Photos courtesy of SEGD
Xlab is a one-day themed conference (this year's being "Experience + Interaction in Public Spaces") led by the Society for Environmental Graphic Design—an entire day that will leave you with a tension headache, a rough bout of writer's cramp (or carpal tunnel) and mental fatigue. But, believe it or not, those are all good things.
The annual event took place last Thursday, October 24, at the Museum of the Moving Image in Astoria, Queens—a fitting location for the conference, with its modern architecture and attention to user interaction through projected images and user-focused exhibits. The day orbited around five different sessions with two speakers featured at each. The guests of honor included (among many others) Anthony Townsend, author of Smart Cities; Jeff Grantz, founder and creative technologist of Materials&Methods and one of the architects/artists behind New York's Nuit Blanche; and J. Meejin Yoon, an installation architect who was featured at the Athens Olympic Games. For a one-day conference, the speaker list was quite stacked—I have to admit that it may have worked better as a longer event. The 15-minute "networking sessions" just didn't do much for me in terms of clearing my head.
For the sake of brevity and in the honor of not boring you with every single personal revelation I experienced/witnessed, I'll share the moments and speakers that stood out the most for me—whether it was for their passionate and prideful tears (big, strong creative technologists have feelings, too) or their insight into the world of spatial interactive design.
Photo courtesy of Vijay Mathews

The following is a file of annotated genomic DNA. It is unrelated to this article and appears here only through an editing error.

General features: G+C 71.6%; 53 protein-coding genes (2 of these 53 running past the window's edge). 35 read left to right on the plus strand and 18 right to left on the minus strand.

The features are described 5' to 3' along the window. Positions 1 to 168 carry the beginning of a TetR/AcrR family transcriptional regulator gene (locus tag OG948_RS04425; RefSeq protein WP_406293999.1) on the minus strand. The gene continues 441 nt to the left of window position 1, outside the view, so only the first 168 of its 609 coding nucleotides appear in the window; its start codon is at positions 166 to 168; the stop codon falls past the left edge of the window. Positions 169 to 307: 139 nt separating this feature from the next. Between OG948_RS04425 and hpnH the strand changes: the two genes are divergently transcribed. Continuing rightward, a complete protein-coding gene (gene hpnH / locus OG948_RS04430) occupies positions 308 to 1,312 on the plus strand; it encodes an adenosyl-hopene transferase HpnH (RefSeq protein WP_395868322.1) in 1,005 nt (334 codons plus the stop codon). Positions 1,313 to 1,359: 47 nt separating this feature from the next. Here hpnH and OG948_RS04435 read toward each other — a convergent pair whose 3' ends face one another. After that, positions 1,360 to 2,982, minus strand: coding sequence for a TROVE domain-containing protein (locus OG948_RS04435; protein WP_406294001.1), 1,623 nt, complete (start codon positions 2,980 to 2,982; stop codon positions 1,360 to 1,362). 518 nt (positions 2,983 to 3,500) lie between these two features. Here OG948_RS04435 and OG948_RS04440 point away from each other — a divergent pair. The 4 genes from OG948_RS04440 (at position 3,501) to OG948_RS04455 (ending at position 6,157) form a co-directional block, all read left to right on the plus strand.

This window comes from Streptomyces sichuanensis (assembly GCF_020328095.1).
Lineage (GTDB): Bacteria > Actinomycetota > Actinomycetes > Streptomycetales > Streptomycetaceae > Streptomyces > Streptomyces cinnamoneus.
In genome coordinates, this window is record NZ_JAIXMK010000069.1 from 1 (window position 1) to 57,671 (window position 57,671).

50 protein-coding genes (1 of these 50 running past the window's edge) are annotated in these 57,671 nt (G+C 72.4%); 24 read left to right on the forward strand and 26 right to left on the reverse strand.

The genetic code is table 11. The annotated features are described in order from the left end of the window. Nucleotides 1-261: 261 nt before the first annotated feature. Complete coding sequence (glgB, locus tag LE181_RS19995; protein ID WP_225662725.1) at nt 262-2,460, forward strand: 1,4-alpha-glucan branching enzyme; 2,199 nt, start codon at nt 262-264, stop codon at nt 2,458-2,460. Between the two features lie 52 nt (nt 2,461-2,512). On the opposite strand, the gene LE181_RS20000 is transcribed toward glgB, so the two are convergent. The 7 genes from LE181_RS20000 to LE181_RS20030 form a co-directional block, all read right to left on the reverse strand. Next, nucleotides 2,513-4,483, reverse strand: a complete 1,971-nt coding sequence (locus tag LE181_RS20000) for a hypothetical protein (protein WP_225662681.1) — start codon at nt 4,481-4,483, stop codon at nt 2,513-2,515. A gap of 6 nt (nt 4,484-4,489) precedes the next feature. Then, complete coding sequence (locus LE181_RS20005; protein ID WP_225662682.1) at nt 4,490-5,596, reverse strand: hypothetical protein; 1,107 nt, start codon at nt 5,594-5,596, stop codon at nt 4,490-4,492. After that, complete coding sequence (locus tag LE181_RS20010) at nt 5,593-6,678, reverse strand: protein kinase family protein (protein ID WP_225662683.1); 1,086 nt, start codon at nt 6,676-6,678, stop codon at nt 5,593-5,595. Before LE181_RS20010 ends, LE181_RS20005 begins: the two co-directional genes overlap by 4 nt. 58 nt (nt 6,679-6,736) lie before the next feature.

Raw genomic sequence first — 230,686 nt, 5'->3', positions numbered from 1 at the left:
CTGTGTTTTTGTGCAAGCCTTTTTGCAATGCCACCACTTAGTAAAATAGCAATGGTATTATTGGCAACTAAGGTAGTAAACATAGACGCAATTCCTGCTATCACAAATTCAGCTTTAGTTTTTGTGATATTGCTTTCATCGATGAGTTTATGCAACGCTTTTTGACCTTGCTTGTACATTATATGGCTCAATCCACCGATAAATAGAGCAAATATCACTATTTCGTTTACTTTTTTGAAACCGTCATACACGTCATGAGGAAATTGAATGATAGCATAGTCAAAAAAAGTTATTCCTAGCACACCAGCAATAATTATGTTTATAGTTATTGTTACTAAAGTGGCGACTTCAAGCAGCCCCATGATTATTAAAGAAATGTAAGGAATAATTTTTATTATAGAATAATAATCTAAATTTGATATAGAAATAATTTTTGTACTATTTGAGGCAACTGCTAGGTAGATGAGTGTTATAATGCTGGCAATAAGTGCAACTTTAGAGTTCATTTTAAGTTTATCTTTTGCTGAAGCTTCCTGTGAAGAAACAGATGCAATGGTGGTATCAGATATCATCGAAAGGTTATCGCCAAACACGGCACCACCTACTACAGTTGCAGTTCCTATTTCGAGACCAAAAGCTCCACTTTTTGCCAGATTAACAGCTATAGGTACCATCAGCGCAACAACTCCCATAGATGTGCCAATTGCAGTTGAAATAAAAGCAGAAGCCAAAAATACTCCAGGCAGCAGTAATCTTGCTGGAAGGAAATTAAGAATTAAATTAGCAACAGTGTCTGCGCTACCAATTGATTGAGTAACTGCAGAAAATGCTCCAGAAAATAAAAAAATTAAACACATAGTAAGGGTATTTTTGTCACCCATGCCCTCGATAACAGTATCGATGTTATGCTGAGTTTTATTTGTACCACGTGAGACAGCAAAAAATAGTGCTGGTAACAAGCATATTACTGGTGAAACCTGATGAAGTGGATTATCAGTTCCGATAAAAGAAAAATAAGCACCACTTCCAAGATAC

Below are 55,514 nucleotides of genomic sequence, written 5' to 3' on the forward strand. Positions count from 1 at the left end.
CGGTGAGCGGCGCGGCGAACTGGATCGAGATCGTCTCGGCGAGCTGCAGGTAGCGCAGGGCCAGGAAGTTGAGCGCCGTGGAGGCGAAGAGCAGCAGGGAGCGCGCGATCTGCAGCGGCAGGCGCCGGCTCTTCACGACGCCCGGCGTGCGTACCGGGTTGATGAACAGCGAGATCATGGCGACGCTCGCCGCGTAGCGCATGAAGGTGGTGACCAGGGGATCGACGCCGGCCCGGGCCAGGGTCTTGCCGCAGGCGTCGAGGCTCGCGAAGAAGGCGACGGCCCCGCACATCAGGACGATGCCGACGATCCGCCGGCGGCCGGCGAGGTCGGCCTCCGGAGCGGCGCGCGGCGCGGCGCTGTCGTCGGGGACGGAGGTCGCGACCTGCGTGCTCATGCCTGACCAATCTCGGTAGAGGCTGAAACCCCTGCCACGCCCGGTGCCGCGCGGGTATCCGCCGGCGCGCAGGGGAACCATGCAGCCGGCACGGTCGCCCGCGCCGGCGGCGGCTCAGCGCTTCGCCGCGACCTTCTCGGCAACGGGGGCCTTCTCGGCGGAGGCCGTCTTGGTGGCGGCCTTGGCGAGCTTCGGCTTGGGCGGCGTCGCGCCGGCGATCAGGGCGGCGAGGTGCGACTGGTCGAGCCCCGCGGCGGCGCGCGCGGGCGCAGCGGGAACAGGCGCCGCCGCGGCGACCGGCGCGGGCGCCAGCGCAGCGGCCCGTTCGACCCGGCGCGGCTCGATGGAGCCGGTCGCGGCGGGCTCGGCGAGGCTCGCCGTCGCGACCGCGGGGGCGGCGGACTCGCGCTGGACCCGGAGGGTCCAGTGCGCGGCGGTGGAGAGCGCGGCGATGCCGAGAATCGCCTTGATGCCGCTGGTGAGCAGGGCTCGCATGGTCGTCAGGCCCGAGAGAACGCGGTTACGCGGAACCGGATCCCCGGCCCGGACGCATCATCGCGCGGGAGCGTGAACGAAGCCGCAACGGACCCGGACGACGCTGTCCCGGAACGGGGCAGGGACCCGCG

"The future started five years ago."
This could have been the tagline for the event. Speaker Anthony Townsend—the research director at the Institute for the Future in New York—was the one with these wise words. His reasoning? "In 2008, more people lived in cities than in rural areas, there was more mobile broadband connections than fixed, and more 'things' were connected than people—you know, like when that grad student hooked his toaster up to Twitter." It's a thought that caught me off-guard and got me thinking: So what's next? Our spaces are getting smaller and we're finding more ways to connect with each other and our environment. Where does it all culminate? Later on in the day, another speaker took on this idea—intentional or not, it pulled some thoughts together perfectly.
Anthony Vitagliano went into the idea of "technology moments." The process of new ideas/concepts coming and they going. "We need to live beyond these movements and create something that lasts," he says. And while at times it seemed like some of the speakers seemed to be focusing mainly on their own endeavors and the specific creative process behind them, Vitagliano gave some great insight into the world of interaction past his agency's projects. He discussed the limitations of screens and how we've historically worked past them to connect with users. I thought it was a great (and practical) nod to the points that Townsend made.
"The layers we put between us and our spaces are going to make urban designers lazier."